My Top 5 Favorite Robin Williams Performances

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Very few actors have ever, or will ever achieve the level of iconography that Robin Williams did. His appeal was absolutely universal, hurting stomachs everywhere with his fiery stand up comedy, inspiring children with his wonderful voice work in films such as Aladdin, Robots, and Happy Feat, and moving anyone who would give him a moment of their time to tears in his many dramatic roles. Always a warm, welcoming presence, the loss of Williams is one of the hardest to deal with in recent years, perhaps the most hard. As such, I thought it would be nice to look back on the 5 Robin Williams performances that moved me the most.

Note: As I haven’t seen either Good Morning Vietnam, or One Hour Photo, neither will be making an appearance, but know that I plan on seeing both very soon.

5. Andrew Martin in Bicentennial Man 

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This pick might be slightly controversial, especially considering that it barely edged out Williams’ wonderful turns in Aladdin, and Insomnia. However, as I find this to be his most underrated performance, I decided to give it the spotlight here.This character begins an archetype that runs through all five characters on this list, someone so consumed by a goal, that it takes over their entire existence. The film chronicles the multi century journey of Andrew Martin, a home-assistant robot who desires nothing more than to be human. It’s about as sappy, and schmaltzy of a story as you can get, but what makes it work is Williams. It’s a true testament to the type of material he could elevate. His performance is utterly genuine, capturing the innocence and wonder of a machine who is literally discovering all there is to know all at once, initially getting a grasp on the basics of being human, and ultimately fulfilling his destiny by feeling the deeper emotion of love.  We go on this journey completely because Williams is so fantastic at taking us on it, allowing us to completely buy into this being’s all enveloping desire, and the many human experiences he has along the way. When the tear-jerker, predictable ending strikes, we care because he is the one in the middle of it.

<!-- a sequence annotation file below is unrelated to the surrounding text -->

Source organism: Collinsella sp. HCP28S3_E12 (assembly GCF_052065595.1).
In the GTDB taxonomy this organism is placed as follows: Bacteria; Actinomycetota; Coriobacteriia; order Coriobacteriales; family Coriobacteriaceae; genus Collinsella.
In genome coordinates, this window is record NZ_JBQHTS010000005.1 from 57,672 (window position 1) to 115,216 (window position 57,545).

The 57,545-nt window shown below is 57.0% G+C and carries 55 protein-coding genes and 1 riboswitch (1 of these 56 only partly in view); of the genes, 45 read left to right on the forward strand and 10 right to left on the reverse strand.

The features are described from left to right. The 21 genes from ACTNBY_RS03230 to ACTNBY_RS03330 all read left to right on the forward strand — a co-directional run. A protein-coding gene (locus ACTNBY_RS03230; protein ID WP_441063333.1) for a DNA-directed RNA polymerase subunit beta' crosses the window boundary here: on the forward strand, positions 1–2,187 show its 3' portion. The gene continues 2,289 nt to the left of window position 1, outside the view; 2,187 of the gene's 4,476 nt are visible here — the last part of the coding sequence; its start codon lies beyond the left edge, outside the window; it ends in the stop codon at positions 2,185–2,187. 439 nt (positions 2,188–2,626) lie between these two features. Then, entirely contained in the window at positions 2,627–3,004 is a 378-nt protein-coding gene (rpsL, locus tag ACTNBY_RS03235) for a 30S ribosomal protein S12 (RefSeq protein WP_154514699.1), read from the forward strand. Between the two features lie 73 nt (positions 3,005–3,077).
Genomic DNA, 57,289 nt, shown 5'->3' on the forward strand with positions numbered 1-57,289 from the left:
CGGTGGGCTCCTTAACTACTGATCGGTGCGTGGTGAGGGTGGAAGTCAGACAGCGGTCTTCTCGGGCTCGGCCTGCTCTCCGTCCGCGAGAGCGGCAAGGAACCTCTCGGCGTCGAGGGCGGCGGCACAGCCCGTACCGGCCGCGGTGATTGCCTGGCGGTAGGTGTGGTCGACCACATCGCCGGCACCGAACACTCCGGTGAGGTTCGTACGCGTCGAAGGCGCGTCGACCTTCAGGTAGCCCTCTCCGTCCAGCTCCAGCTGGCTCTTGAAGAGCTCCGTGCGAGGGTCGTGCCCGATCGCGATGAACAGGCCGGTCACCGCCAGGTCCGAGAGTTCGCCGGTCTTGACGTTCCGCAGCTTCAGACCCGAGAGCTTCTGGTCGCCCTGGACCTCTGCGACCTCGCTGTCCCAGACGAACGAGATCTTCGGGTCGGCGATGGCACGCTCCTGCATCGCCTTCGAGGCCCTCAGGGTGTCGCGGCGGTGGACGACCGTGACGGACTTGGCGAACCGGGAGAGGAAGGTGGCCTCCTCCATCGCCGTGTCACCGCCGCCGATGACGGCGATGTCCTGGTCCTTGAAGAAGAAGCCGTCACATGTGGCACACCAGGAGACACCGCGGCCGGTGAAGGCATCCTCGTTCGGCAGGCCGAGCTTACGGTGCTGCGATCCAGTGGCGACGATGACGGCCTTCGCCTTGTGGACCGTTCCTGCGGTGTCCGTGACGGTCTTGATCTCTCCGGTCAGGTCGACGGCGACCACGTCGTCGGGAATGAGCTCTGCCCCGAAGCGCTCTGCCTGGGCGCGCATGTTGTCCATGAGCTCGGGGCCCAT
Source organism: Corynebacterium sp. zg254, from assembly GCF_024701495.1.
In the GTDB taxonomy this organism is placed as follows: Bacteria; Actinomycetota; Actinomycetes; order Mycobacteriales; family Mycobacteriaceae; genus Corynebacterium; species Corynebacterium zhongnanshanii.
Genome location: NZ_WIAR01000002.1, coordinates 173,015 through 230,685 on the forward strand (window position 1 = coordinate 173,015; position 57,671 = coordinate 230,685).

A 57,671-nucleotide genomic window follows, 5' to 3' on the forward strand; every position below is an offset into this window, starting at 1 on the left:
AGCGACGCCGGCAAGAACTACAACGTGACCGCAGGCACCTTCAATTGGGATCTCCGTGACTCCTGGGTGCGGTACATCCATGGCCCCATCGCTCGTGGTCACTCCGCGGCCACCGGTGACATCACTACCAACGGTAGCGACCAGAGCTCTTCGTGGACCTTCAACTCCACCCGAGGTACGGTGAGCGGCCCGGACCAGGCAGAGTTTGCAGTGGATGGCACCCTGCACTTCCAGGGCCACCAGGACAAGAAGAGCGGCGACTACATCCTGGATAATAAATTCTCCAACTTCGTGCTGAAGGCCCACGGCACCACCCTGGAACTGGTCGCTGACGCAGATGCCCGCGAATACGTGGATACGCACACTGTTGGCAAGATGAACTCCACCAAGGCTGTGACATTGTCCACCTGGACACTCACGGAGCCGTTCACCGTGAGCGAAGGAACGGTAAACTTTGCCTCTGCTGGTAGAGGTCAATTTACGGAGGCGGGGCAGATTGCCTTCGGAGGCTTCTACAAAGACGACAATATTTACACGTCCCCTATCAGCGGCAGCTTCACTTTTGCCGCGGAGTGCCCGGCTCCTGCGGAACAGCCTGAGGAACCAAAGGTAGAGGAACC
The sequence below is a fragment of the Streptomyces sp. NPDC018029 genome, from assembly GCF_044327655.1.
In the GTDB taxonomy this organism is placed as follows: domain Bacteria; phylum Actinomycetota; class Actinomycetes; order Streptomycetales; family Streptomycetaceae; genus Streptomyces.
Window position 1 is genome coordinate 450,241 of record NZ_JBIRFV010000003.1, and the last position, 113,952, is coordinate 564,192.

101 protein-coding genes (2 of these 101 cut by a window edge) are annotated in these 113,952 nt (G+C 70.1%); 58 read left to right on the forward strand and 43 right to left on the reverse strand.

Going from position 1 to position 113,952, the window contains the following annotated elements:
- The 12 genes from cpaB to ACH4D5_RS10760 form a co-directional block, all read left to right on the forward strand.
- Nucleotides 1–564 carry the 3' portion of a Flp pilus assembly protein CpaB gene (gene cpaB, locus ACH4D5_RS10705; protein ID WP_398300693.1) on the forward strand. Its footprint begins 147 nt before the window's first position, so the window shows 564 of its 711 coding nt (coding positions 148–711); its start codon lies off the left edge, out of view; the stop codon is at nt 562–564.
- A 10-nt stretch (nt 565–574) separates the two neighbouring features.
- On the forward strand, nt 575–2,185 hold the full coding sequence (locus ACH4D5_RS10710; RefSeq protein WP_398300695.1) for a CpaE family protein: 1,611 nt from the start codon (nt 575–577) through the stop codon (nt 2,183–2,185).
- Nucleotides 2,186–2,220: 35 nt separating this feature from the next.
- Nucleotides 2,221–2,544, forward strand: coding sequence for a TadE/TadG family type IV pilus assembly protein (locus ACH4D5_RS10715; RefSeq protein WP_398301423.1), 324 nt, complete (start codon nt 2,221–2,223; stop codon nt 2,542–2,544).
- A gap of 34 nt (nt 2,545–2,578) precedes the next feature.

4. Daniel Hillard in Mrs. Doubtfire 

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Not only arguably Williams’ greatest comedic performance, this film holds a special place in my heart as the first film I ever saw him in. Instantly, even at my very young age, I was drawn in by how incredible he was. We’ve seen many comedians dress up in drag, both before and after this film, but what makes this stand out is how much soul he brings to both sides of this character. A man hell-bent on spending time with his children after an ugly divorce, Daniel creates Mrs. Doubtfire as a ruse, posing as a nanny in his own home. Sure, Doubtfire is a very funny character with some great physical moments, and fantastic lines, but it isn’t just a stereotype, but an extension of that endless desire to connect with those kids. William’s never lets us forget that, and we are completely behind him the entire time.